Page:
A coach will assess your individual strengths and weaknesses and create a specific training program for you. This can include recommendations on sets and reps, specific exercises to focus on, and advice on how to balance on-ice and off-ice training. They are also a valuable resource for ensuring you are performing exercises correctly and safely.

Moreover, working with a coach can assist in motivation and accountability. Skating can be a very demanding sport, and having someone to encourage you and track your progress can be a game-changer.


In conclusion, figure skaters who want to maximize their performance should not overlook off-ice training. The combination of on-ice and off-ice practices will help you build strength, improve balance, increase flexibility, and boost endurance levels.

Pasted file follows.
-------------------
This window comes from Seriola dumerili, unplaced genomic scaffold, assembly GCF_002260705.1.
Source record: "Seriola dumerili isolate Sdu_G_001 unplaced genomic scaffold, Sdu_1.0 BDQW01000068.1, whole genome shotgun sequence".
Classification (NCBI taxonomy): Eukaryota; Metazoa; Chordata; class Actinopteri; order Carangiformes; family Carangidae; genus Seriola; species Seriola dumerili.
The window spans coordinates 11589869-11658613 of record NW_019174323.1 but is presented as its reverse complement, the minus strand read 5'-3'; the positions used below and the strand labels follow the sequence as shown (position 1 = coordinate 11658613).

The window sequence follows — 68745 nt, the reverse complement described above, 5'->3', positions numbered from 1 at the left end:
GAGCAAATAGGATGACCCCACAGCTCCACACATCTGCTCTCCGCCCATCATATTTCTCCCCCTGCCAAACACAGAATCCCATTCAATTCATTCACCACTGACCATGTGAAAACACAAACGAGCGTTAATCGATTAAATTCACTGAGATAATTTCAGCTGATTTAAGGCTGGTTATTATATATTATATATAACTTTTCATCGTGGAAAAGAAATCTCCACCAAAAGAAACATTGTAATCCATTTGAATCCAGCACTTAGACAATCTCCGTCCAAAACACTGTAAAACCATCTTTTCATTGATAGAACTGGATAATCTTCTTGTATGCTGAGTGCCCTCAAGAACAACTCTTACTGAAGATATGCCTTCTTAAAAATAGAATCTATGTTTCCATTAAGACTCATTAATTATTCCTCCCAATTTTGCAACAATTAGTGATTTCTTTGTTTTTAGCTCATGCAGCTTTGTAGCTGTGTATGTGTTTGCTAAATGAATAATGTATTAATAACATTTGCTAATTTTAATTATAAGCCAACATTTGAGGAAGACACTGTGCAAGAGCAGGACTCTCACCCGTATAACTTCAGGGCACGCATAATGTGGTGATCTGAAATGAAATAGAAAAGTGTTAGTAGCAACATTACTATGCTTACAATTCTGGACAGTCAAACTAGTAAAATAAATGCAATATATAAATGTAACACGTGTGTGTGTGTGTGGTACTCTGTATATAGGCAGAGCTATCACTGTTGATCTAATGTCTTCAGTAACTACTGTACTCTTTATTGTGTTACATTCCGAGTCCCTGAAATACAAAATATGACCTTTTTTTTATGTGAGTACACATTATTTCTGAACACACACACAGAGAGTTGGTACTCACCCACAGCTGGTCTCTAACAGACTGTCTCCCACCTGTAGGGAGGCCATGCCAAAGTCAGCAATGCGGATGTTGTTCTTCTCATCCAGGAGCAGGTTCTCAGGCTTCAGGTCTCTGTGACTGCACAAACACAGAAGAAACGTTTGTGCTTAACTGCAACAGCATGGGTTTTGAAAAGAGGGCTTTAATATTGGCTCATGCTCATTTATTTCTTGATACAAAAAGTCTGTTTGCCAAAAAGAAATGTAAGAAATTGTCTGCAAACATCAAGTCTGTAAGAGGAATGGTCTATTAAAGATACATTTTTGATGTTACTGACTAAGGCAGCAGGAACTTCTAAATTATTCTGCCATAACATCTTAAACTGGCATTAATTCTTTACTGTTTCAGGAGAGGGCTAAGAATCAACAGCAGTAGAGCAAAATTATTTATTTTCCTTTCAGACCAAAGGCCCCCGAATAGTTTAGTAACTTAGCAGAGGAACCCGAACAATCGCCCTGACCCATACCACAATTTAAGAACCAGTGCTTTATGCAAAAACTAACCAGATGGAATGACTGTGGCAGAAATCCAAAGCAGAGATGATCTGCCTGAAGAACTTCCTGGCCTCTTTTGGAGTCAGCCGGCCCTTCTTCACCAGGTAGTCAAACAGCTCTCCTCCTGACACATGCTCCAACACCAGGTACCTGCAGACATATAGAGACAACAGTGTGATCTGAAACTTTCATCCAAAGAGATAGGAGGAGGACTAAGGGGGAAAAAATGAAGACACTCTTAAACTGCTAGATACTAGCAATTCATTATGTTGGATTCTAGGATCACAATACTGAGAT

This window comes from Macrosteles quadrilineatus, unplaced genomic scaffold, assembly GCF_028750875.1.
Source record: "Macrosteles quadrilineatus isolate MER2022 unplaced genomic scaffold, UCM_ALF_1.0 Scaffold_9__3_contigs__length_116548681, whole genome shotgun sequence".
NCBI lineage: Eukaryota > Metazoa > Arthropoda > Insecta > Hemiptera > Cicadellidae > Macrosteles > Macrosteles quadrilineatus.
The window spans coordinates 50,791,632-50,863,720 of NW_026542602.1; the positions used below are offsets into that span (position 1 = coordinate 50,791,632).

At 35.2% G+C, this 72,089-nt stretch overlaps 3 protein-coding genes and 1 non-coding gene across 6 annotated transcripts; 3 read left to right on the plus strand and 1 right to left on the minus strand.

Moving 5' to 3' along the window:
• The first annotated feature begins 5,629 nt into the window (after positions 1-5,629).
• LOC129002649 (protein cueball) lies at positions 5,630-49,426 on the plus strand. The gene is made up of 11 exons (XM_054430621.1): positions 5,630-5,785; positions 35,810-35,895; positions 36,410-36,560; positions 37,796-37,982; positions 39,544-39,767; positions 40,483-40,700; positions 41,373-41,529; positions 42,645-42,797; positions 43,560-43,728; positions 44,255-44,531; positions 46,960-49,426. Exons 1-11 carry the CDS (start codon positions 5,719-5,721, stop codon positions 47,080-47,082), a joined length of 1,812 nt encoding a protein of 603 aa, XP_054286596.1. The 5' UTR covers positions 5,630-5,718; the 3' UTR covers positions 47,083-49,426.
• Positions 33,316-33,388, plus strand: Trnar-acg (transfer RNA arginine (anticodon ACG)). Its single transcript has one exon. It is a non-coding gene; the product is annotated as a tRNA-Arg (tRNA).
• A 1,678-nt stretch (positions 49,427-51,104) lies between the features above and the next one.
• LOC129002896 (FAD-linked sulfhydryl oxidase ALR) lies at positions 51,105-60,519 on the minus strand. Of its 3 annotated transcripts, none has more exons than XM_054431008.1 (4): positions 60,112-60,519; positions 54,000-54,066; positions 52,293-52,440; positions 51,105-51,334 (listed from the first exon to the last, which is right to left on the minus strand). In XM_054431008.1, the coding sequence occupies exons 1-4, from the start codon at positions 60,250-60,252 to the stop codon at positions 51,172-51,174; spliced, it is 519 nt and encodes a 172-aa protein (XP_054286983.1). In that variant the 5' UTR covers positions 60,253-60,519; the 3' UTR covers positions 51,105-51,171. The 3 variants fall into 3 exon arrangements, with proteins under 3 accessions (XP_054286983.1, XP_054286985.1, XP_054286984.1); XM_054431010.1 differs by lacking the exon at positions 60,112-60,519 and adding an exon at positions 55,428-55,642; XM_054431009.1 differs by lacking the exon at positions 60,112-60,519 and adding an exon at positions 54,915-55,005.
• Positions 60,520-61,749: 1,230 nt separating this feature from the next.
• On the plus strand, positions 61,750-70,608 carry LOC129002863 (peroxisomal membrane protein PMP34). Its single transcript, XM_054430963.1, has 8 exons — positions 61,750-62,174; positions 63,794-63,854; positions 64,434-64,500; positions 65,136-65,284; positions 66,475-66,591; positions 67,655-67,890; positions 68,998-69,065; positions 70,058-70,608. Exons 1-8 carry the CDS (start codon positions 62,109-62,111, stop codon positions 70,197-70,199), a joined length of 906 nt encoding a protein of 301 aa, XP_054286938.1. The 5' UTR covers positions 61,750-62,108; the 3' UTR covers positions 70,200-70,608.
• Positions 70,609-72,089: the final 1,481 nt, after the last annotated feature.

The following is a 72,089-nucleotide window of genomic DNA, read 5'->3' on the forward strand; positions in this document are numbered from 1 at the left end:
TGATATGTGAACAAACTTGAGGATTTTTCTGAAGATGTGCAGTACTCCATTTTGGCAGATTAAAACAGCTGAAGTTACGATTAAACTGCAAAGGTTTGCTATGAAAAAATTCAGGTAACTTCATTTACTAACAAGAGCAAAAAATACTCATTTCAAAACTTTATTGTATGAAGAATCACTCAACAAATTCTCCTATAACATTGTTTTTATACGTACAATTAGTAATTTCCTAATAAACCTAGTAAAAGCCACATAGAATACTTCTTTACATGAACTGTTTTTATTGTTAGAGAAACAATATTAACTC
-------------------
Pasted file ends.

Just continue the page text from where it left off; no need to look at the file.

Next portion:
Incorporating a variety of exercises that focus on key muscles involved in skating can help enhance your on-ice performance. Don’t neglect the importance of warm-up and cool-down routines, and try seeking the guidance of a professional coach for expert advice.

By following the guidance outlined in this article, you’re on the right path to improving your skating skills and overall ice performance. Remember that consistent effort and a positive mindset will bring you closer to your figure skating goals. Keep pushing your limits, and enjoy the journey of becoming a more robust and skilled figure skater.